Ethics/human values education in the family practice residency.
ABSTRACT Courses in medical ethics (and other humanities) have been introduced into the curricula of many medical schools, but formal attention to ethics and the value dimensions of medical practice have been largely absent from a crucial phase of medical education and socialization--the residency. In this paper the scope of ethics is identified in terms of the normal professional experiences of a family physician. The author describes in detail the six educational objectives and the instructional methods that form the basis of the ethics/human values curriculum in the Department of Family Practice residency program, Medical University of South Carolina.
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ABSTRACT: Professional and accreditation organizations have endorsed medical ethics as a fundamental component of education for family medicine trainees. Yet various obstacles combine to work against the continuation of formal medical ethics education beyond medical school and into residency training. This article reviews the current consensus on the scope and objectives of medical ethics education in the context of family medicine training. The need for, and outcomes of, medical ethics teaching are analyzed on the basis of the available evidence. Recent trends in medical education that potentially influence graduate medical ethics training are also discussed (specifically ethics training in medical schools and the priority given to training in professionalism). This review shows a strong evidence-based need to provide medical ethics education for family physicians in training, a need that is apparent on many levels. The current reliance on medical school ethics education and emphasis on professionalism does not answer this need. A well-constructed course in medical ethics for family medicine trainees can teach an array of competencies stipulated by professional and accreditation agencies as important in the practice of family medicine. Educators must strive to overcome barriers and provide formal medical ethics programs to better prepare family physicians for modern professional roles.Family medicine 11/2008; 40(9):658-64. · 1.33 Impact Factor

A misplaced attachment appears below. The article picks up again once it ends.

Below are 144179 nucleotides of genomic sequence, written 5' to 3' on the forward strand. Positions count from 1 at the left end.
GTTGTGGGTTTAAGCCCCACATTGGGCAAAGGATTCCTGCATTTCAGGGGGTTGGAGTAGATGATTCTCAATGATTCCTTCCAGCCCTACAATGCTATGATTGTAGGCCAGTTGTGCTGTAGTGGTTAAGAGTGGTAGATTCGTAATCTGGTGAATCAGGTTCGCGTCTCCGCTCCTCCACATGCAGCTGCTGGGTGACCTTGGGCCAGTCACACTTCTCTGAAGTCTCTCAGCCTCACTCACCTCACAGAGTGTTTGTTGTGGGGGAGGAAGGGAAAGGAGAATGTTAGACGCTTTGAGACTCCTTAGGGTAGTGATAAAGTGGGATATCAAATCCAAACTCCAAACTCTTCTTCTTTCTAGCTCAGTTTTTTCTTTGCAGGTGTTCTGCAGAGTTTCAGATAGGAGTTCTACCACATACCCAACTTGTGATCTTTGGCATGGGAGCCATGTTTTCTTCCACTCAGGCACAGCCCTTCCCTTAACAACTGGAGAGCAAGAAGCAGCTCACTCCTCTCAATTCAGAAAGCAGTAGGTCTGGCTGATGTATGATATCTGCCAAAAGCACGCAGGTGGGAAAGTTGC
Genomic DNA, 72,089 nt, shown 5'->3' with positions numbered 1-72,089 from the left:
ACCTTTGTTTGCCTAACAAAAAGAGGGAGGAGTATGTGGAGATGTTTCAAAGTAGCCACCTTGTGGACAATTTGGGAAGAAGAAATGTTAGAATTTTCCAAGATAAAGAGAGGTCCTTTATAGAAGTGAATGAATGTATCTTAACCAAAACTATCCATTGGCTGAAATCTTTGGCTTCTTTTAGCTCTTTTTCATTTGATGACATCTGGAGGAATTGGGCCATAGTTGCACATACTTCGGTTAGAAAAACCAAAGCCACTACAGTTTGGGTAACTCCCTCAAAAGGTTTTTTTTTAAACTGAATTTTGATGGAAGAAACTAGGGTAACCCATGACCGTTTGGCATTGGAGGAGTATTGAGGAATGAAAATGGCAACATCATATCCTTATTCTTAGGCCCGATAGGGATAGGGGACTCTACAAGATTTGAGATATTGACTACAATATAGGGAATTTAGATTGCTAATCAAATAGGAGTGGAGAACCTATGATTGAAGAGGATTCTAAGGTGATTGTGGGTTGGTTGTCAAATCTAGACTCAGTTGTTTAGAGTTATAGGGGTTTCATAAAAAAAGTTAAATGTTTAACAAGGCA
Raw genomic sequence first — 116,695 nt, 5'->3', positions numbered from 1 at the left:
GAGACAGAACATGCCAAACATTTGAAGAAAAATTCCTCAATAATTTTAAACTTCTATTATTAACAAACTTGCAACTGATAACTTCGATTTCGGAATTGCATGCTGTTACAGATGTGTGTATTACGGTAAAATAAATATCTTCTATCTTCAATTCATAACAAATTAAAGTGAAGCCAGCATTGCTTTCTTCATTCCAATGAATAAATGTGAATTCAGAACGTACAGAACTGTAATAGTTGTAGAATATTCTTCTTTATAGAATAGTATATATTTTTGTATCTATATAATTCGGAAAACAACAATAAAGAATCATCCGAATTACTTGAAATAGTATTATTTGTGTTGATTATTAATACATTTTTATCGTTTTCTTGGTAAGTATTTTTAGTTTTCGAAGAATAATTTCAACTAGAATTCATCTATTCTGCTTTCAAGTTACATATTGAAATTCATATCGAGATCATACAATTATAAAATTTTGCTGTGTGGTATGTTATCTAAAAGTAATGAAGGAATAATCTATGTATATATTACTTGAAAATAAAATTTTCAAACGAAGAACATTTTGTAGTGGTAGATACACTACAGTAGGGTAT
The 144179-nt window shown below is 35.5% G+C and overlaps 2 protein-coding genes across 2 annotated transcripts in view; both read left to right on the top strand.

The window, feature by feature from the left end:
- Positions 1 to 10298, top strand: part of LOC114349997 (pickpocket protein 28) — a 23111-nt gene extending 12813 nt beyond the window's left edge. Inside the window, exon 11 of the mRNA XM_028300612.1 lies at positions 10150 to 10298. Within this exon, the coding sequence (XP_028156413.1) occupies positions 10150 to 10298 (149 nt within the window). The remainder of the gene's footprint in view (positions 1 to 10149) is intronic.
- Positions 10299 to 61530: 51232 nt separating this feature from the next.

Article: [The development of ethics. Identifying what training in medical ethics is needed by family physicians].[show abstract] [hide abstract]
ABSTRACT: To identify what training in medical ethics physician teachers need. Qualitative research study using a modified nominal group technique. Family practice units affiliated with the Department of Family Medicine at Laval University in Quebec. Fifty-three physician teachers in six family practice units. During seven meetings, the teachers shared information on clinical situations that had posed ethical problems. Data were analyzed using Strauss and Corbin's method. MAIN OUTCOME FINDINGS: The 277 clinical situations were classified under nine themes: ethics; confidentiality; consent, refusal of treatment, and the right to information; level of care and abstention from and cessation of treatment; relationships with pharmaceutical companies and the ethics of research; ethics of teaching; allocation of resources; influence of third parties; and euthanasia and assisted suicide. Learning objectives were developed. This research forms the basis of the ethics curriculum in the family medicine residency program at Laval University. It also offers a strategy for integrating ethics into daily teaching activities because the learning objectives derive directly from the concerns of the teaching faculty.Canadian family physician Médecin de famille canadien 07/2001; 47:1208-15. · 1.41 Impact Factor